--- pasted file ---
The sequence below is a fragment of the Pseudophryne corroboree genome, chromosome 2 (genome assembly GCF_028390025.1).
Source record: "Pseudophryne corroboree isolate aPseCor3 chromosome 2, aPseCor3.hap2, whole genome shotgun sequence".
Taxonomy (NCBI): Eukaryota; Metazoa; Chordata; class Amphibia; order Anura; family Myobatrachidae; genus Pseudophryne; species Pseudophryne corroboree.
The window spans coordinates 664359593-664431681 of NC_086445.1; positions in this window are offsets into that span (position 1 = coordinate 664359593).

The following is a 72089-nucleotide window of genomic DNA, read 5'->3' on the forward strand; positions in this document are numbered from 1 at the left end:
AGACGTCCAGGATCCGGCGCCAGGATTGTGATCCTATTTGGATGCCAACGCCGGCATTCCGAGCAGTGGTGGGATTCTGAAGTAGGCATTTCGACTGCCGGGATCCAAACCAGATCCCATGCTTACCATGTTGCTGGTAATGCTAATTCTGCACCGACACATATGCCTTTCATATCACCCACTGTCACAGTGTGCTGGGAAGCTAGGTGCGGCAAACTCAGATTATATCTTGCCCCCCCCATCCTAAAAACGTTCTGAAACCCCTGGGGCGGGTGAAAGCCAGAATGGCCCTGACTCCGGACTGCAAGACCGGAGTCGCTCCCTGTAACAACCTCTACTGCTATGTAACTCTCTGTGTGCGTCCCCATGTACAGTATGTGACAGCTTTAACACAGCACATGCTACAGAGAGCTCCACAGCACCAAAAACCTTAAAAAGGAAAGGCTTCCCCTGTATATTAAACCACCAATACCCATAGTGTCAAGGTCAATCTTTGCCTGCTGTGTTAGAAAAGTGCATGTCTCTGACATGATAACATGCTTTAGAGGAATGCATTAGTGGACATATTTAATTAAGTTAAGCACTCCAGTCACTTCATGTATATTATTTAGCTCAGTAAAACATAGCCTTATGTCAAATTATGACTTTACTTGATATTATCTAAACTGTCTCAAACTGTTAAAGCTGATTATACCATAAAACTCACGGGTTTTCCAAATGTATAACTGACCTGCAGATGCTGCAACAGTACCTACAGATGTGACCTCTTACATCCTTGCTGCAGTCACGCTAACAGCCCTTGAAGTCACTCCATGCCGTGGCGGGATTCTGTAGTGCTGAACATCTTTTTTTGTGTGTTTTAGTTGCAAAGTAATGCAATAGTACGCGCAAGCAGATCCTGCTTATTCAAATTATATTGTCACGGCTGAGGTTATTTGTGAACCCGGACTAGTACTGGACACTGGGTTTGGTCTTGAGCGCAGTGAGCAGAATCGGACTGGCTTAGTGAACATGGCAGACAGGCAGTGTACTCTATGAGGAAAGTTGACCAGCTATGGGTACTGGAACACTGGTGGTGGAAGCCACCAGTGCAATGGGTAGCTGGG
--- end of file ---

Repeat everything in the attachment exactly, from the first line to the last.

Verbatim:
The sequence below is a fragment of the Pseudophryne corroboree genome, chromosome 2 (genome assembly GCF_028390025.1).
Source record: "Pseudophryne corroboree isolate aPseCor3 chromosome 2, aPseCor3.hap2, whole genome shotgun sequence".
Taxonomy (NCBI): Eukaryota; Metazoa; Chordata; class Amphibia; order Anura; family Myobatrachidae; genus Pseudophryne; species Pseudophryne corroboree.
The window spans coordinates 664359593-664431681 of NC_086445.1; positions in this window are offsets into that span (position 1 = coordinate 664359593).

The following is a 72089-nucleotide window of genomic DNA, read 5'->3' on the forward strand; positions in this document are numbered from 1 at the left end:
AGACGTCCAGGATCCGGCGCCAGGATTGTGATCCTATTTGGATGCCAACGCCGGCATTCCGAGCAGTGGTGGGATTCTGAAGTAGGCATTTCGACTGCCGGGATCCAAACCAGATCCCATGCTTACCATGTTGCTGGTAATGCTAATTCTGCACCGACACATATGCCTTTCATATCACCCACTGTCACAGTGTGCTGGGAAGCTAGGTGCGGCAAACTCAGATTATATCTTGCCCCCCCCATCCTAAAAACGTTCTGAAACCCCTGGGGCGGGTGAAAGCCAGAATGGCCCTGACTCCGGACTGCAAGACCGGAGTCGCTCCCTGTAACAACCTCTACTGCTATGTAACTCTCTGTGTGCGTCCCCATGTACAGTATGTGACAGCTTTAACACAGCACATGCTACAGAGAGCTCCACAGCACCAAAAACCTTAAAAAGGAAAGGCTTCCCCTGTATATTAAACCACCAATACCCATAGTGTCAAGGTCAATCTTTGCCTGCTGTGTTAGAAAAGTGCATGTCTCTGACATGATAACATGCTTTAGAGGAATGCATTAGTGGACATATTTAATTAAGTTAAGCACTCCAGTCACTTCATGTATATTATTTAGCTCAGTAAAACATAGCCTTATGTCAAATTATGACTTTACTTGATATTATCTAAACTGTCTCAAACTGTTAAAGCTGATTATACCATAAAACTCACGGGTTTTCCAAATGTATAACTGACCTGCAGATGCTGCAACAGTACCTACAGATGTGACCTCTTACATCCTTGCTGCAGTCACGCTAACAGCCCTTGAAGTCACTCCATGCCGTGGCGGGATTCTGTAGTGCTGAACATCTTTTTTTGTGTGTTTTAGTTGCAAAGTAATGCAATAGTACGCGCAAGCAGATCCTGCTTATTCAAATTATATTGTCACGGCTGAGGTTATTTGTGAACCCGGACTAGTACTGGACACTGGGTTTGGTCTTGAGCGCAGTGAGCAGAATCGGACTGGCTTAGTGAACATGGCAGACAGGCAGTGTACTCTATGAGGAAAGTTGACCAGCTATGGGTACTGGAACACTGGTGGTGGAAGCCACCAGTGCAATGGGTAGCTGGG